• HDR. You may see a setting on your iPhone called HDR. This is called High Dynamic Range. Here's how to achieve this with your DSLR. This can only be done for photos. Use a tripod. Compose your subject. Then take your photo at normal exposure (light meter is at 0-/+), then take one that's 2 stops under exposed, and then another that's 2 stops over exposed. You can also do more that are farther under and over exposed to get more details of the light and the shadows, but three photos in the minimum you need to complete this. Here are some examples.

HDR example

It is important that you use a tripod for this and keep the same f/stop; the only thing you would need to change is your shutter speed. It guarantees that you are getting the same things in the frame for each photo!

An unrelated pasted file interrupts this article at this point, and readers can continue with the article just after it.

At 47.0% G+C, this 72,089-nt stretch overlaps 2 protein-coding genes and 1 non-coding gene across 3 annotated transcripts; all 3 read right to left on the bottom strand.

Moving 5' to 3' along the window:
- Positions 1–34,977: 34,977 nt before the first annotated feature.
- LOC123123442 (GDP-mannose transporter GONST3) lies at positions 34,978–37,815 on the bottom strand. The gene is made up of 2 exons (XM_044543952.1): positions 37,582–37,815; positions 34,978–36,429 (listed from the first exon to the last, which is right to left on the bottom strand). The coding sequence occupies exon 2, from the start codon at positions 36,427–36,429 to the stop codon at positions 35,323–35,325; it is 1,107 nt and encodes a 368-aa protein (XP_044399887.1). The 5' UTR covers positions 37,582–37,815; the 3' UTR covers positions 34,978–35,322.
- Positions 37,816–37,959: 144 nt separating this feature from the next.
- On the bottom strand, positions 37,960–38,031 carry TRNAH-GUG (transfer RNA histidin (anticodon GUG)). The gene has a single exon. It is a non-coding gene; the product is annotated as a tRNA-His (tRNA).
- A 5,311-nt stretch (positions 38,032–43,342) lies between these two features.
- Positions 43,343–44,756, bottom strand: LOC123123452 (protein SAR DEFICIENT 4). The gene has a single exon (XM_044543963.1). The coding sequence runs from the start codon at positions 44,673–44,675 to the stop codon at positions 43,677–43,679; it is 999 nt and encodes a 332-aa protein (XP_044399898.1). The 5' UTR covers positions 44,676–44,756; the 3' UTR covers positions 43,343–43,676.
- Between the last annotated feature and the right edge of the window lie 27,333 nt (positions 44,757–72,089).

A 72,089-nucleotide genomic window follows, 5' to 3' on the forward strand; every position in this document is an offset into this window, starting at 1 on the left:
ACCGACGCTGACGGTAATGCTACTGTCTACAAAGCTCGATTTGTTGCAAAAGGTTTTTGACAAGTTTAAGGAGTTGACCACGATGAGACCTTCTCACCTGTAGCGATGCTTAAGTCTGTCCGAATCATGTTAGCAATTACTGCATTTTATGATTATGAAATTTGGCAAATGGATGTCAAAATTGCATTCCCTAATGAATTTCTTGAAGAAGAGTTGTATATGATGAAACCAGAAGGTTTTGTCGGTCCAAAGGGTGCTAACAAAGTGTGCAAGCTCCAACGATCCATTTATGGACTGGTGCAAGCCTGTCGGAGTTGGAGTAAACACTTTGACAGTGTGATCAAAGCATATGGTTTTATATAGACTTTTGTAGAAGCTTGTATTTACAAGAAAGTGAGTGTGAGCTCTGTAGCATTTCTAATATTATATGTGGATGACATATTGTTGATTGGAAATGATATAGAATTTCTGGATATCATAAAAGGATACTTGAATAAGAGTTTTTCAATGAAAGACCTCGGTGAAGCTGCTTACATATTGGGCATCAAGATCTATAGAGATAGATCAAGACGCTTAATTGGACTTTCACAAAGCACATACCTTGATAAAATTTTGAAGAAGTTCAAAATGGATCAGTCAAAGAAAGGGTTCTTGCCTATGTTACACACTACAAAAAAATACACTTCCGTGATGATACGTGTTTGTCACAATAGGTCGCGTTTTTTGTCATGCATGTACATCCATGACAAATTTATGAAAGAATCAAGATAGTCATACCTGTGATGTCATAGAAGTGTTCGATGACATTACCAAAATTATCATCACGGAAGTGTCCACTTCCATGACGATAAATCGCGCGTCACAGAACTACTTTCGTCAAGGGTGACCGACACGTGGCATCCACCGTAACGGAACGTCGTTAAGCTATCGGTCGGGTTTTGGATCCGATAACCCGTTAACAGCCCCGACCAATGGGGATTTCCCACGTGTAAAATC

Once you have the desired amount of photos, open Photoshop and layer the photos on top of one another.

File>Automate >Merge to HDR Pro

ta da!

tweak as needed.

Concluding this, I just have to say that there is more that can be on this subject. Any questions; drop a comment! I hope this gives you a little more in-site to using the sun as your light source for photographs!

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Sara Aulds
Sara Aulds
Read next: 4 Ways To Find Inspiration As A Beginner Photographer
Sara Aulds

I am a photographer and videographer from Cincinnati, Ohio. I write as a hobby and capture reality as a profession.

See all posts by Sara Aulds